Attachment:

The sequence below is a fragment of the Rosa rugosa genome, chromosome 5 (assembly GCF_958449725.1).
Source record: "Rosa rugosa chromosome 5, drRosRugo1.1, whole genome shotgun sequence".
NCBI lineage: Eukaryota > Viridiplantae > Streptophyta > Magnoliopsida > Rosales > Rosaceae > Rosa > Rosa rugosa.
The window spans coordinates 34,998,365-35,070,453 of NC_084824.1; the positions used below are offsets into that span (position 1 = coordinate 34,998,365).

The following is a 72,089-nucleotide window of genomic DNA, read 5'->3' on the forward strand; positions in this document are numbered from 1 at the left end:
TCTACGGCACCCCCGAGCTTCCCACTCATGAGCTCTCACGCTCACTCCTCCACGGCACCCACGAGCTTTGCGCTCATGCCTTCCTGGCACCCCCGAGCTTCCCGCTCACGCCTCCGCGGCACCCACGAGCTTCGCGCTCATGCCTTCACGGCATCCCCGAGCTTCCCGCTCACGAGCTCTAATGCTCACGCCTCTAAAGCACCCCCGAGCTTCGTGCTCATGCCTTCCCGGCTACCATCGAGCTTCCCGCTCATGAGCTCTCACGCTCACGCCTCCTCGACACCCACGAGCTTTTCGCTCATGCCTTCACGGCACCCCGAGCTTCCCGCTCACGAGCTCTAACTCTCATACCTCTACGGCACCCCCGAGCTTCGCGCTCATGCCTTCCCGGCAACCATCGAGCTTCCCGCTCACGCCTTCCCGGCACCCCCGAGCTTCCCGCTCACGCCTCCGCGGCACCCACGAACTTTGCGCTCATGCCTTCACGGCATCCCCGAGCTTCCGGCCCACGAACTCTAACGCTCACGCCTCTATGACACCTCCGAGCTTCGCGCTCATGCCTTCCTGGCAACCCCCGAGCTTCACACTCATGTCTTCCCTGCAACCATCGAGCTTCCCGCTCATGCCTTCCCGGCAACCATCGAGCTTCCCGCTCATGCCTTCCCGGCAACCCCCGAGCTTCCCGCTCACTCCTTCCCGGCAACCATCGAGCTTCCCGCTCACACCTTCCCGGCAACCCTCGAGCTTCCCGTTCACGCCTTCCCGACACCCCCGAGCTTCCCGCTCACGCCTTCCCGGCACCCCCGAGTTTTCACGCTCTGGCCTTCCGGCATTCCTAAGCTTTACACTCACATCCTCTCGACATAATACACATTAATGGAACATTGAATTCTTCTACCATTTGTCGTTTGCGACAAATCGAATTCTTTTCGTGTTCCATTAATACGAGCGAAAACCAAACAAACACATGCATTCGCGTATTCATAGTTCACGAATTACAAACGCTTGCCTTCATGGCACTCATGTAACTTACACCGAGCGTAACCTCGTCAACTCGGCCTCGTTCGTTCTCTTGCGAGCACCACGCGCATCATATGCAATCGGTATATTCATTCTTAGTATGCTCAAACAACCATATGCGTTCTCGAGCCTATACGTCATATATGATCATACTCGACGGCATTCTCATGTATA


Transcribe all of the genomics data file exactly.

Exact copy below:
The sequence below is a fragment of the Rosa rugosa genome, chromosome 5 (assembly GCF_958449725.1).
Source record: "Rosa rugosa chromosome 5, drRosRugo1.1, whole genome shotgun sequence".
NCBI lineage: Eukaryota > Viridiplantae > Streptophyta > Magnoliopsida > Rosales > Rosaceae > Rosa > Rosa rugosa.
The window spans coordinates 34,998,365-35,070,453 of NC_084824.1; the positions used below are offsets into that span (position 1 = coordinate 34,998,365).

The following is a 72,089-nucleotide window of genomic DNA, read 5'->3' on the forward strand; positions in this document are numbered from 1 at the left end:
TCTACGGCACCCCCGAGCTTCCCACTCATGAGCTCTCACGCTCACTCCTCCACGGCACCCACGAGCTTTGCGCTCATGCCTTCCTGGCACCCCCGAGCTTCCCGCTCACGCCTCCGCGGCACCCACGAGCTTCGCGCTCATGCCTTCACGGCATCCCCGAGCTTCCCGCTCACGAGCTCTAATGCTCACGCCTCTAAAGCACCCCCGAGCTTCGTGCTCATGCCTTCCCGGCTACCATCGAGCTTCCCGCTCATGAGCTCTCACGCTCACGCCTCCTCGACACCCACGAGCTTTTCGCTCATGCCTTCACGGCACCCCGAGCTTCCCGCTCACGAGCTCTAACTCTCATACCTCTACGGCACCCCCGAGCTTCGCGCTCATGCCTTCCCGGCAACCATCGAGCTTCCCGCTCACGCCTTCCCGGCACCCCCGAGCTTCCCGCTCACGCCTCCGCGGCACCCACGAACTTTGCGCTCATGCCTTCACGGCATCCCCGAGCTTCCGGCCCACGAACTCTAACGCTCACGCCTCTATGACACCTCCGAGCTTCGCGCTCATGCCTTCCTGGCAACCCCCGAGCTTCACACTCATGTCTTCCCTGCAACCATCGAGCTTCCCGCTCATGCCTTCCCGGCAACCATCGAGCTTCCCGCTCATGCCTTCCCGGCAACCCCCGAGCTTCCCGCTCACTCCTTCCCGGCAACCATCGAGCTTCCCGCTCACACCTTCCCGGCAACCCTCGAGCTTCCCGTTCACGCCTTCCCGACACCCCCGAGCTTCCCGCTCACGCCTTCCCGGCACCCCCGAGTTTTCACGCTCTGGCCTTCCGGCATTCCTAAGCTTTACACTCACATCCTCTCGACATAATACACATTAATGGAACATTGAATTCTTCTACCATTTGTCGTTTGCGACAAATCGAATTCTTTTCGTGTTCCATTAATACGAGCGAAAACCAAACAAACACATGCATTCGCGTATTCATAGTTCACGAATTACAAACGCTTGCCTTCATGGCACTCATGTAACTTACACCGAGCGTAACCTCGTCAACTCGGCCTCGTTCGTTCTCTTGCGAGCACCACGCGCATCATATGCAATCGGTATATTCATTCTTAGTATGCTCAAACAACCATATGCGTTCTCGAGCCTATACGTCATATATGATCATACTCGACGGCATTCTCATGTATA